The Political Psychology of Terrorism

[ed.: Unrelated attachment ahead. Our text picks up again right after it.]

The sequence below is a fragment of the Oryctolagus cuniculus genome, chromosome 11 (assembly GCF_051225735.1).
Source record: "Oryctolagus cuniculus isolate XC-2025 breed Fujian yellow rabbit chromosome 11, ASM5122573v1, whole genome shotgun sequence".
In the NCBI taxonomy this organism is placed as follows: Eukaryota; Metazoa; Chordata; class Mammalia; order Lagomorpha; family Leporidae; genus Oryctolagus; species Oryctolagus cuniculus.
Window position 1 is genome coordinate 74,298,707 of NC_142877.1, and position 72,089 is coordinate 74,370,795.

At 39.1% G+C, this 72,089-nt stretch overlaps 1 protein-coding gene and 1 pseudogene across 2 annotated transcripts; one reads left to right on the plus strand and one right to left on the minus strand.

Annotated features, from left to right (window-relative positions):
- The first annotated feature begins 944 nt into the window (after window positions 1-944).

Terrorism is not a new subject by any stretch of the imagination. “Each year, terrorist groups commit hundreds of acts of violence.” This is the sentence with which the authors started the section in terrorism in the ﬁrst edition of this book 6 months before the attack on the World Trade Center in New York City and Washington DC on September 11, 2001. That day was the single most brutal and coordinated attack by a foreign terrorist group on U.S. soil, far worse than the ﬁrst strike on the World Trade Center in 1993 led by Ramzi Yousef. The 9/11 attack was, for many, unimaginable. After this date, Americans were bombarded with information and images of al-Qaida, the group that perpetrated the attack. September 11, 2001 changed the way Americans dealt with terrorism psychologically. Americans had a steep learning curve and a higher threat perception of al-Qaida, and in turn the U.S. government stepped up its counterterrorism initiatives and policies. Terrorism, no matter where it is perpetrated, can have a profound eﬀect on the mind set of a targeted population.